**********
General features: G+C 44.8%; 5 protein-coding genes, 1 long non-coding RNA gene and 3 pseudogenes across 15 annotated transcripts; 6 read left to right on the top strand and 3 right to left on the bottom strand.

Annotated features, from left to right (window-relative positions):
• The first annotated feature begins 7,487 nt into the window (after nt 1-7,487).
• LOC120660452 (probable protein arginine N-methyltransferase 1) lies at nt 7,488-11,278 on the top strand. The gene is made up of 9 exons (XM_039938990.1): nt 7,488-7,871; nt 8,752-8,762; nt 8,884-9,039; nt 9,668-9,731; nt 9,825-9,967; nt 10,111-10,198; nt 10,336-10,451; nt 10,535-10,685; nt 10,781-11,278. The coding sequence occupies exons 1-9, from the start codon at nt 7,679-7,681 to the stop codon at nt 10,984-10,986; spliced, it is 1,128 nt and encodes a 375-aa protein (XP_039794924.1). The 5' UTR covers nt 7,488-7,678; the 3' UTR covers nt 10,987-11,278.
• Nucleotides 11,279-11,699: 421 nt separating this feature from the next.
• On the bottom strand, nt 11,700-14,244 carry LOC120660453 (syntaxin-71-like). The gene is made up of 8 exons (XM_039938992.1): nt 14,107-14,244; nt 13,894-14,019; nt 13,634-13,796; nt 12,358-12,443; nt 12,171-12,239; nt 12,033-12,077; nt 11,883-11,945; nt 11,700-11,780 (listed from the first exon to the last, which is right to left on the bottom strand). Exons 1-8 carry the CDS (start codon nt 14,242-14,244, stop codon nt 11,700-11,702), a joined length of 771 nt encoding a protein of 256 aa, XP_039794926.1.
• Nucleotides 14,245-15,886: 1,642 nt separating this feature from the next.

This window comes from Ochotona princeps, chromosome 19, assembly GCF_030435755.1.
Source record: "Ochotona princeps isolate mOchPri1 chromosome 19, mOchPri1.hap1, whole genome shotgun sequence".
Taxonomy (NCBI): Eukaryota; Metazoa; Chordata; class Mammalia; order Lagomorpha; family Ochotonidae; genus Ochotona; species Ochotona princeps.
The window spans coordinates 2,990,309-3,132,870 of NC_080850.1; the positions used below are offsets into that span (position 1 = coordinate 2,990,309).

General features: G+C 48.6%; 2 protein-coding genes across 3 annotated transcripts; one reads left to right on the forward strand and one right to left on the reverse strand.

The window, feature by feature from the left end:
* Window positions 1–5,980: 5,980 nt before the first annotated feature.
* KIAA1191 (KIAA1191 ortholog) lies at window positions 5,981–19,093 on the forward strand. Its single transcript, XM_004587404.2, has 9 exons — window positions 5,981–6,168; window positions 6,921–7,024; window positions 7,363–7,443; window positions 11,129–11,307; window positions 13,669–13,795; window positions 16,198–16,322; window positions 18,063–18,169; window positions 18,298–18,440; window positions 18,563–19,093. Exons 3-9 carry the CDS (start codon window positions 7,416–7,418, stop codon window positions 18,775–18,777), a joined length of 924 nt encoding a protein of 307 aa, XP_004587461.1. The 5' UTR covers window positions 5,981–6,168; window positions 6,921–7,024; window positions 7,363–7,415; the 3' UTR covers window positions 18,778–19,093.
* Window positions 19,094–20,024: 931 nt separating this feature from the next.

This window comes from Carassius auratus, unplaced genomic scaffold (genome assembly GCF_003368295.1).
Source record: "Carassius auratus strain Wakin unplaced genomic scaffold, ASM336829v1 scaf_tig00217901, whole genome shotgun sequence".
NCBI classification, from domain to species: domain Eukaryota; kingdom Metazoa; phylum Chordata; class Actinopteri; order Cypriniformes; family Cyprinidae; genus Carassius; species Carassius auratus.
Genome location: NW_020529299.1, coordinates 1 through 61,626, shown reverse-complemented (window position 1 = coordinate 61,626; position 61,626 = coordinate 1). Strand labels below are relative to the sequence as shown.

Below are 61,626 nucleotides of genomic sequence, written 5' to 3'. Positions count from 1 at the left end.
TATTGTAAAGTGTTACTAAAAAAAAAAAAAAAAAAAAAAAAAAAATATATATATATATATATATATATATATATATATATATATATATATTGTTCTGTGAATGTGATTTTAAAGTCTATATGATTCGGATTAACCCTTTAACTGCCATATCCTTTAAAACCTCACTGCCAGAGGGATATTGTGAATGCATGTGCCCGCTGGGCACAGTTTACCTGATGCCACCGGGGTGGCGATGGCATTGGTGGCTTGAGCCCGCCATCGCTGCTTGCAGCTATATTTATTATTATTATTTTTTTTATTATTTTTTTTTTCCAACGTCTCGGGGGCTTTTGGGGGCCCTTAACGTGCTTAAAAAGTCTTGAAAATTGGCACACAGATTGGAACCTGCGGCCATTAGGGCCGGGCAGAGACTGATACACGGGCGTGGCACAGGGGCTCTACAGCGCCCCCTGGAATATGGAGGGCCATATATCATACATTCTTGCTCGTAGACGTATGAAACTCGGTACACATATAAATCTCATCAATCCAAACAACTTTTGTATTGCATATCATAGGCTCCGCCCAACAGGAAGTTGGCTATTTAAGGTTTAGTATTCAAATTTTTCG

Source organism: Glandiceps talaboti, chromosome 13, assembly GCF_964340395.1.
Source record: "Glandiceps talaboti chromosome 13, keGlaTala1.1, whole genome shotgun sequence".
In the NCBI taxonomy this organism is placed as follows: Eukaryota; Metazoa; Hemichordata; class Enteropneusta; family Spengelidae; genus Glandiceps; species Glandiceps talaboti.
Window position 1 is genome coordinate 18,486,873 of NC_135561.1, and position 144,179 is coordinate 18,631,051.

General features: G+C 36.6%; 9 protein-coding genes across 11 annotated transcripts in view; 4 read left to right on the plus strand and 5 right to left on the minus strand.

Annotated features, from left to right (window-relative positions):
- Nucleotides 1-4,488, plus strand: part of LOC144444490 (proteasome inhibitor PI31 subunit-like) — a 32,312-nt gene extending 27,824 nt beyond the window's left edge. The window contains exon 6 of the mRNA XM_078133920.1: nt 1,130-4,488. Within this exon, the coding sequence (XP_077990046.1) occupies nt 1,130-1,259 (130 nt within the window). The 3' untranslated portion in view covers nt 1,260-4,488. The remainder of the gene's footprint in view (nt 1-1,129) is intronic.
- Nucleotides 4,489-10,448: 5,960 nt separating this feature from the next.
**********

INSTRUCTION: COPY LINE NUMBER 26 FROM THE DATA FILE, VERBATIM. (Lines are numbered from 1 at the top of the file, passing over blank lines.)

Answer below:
Window position 1 is genome coordinate 18,486,873 of NC_135561.1, and position 144,179 is coordinate 18,631,051.